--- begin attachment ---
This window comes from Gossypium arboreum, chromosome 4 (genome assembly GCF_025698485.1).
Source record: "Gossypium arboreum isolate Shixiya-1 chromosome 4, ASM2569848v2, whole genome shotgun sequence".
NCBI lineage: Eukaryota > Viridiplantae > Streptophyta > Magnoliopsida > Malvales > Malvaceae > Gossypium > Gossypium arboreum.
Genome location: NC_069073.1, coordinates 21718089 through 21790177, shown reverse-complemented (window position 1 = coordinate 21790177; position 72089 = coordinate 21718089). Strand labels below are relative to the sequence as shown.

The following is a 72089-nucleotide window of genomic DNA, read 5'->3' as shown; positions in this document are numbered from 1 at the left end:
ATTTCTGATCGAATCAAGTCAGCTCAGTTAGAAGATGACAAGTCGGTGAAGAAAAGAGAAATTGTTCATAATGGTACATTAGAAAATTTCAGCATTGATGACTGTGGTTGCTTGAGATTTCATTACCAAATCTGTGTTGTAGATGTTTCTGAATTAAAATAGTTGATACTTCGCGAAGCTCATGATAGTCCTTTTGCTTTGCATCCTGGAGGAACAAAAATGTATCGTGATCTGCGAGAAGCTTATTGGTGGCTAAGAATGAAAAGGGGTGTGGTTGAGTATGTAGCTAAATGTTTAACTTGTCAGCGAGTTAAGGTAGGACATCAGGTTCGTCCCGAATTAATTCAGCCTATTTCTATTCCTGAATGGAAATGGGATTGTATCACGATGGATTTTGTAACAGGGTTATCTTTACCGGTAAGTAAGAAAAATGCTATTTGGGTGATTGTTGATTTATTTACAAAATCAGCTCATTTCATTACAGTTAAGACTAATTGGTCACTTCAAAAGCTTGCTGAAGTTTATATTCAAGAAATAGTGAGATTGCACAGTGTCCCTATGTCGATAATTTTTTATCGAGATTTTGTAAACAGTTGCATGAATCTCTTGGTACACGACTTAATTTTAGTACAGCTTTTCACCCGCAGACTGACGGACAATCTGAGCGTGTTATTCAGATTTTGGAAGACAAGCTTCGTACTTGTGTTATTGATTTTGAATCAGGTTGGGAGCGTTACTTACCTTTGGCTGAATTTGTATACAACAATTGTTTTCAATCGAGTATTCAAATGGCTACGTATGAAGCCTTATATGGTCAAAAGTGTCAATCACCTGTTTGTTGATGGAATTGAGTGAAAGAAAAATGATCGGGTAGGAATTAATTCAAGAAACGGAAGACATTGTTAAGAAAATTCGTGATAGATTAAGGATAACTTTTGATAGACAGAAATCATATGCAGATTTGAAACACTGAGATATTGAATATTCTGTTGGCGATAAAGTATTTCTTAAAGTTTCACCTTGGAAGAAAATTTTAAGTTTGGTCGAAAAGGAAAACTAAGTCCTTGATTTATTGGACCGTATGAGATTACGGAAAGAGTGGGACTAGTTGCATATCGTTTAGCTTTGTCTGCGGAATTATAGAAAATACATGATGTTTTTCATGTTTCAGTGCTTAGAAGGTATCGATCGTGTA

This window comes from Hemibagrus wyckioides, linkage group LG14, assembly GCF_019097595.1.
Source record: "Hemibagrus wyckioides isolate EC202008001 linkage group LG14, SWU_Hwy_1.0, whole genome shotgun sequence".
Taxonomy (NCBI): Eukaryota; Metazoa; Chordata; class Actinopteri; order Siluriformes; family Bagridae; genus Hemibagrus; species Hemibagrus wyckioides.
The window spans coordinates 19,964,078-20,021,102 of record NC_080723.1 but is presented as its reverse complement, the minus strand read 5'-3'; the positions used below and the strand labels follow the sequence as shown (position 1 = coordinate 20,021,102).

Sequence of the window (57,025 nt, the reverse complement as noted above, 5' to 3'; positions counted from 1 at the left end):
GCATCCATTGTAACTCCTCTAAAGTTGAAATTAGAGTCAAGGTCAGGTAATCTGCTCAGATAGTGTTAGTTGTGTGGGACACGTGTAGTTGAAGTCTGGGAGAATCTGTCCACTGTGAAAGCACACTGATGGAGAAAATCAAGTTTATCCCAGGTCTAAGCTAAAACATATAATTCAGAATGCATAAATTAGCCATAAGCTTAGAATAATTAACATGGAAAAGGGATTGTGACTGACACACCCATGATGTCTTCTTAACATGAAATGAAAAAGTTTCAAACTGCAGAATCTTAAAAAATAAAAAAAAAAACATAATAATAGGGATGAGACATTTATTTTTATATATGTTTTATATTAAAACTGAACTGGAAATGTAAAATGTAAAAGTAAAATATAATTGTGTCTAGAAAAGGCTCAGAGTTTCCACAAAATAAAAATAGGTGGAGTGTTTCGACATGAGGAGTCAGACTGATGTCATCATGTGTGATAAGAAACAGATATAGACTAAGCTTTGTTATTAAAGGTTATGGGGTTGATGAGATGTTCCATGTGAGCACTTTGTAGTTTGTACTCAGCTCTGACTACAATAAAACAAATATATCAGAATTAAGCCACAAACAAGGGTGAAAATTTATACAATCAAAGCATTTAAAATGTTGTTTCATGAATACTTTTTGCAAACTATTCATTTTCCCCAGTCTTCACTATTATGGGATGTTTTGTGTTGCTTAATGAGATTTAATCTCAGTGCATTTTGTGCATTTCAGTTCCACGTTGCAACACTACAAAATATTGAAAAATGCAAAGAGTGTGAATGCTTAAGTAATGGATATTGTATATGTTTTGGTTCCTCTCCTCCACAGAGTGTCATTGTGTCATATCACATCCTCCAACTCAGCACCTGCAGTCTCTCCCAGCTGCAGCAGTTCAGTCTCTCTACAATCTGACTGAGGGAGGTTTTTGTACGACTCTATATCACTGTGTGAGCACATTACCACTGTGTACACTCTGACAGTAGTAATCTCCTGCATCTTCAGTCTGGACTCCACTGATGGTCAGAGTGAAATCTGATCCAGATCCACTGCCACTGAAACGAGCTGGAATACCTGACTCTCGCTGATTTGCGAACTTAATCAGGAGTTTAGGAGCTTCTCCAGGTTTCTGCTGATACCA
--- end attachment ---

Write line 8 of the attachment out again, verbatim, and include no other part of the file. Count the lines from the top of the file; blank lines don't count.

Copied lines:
Source record: "Hemibagrus wyckioides isolate EC202008001 linkage group LG14, SWU_Hwy_1.0, whole genome shotgun sequence".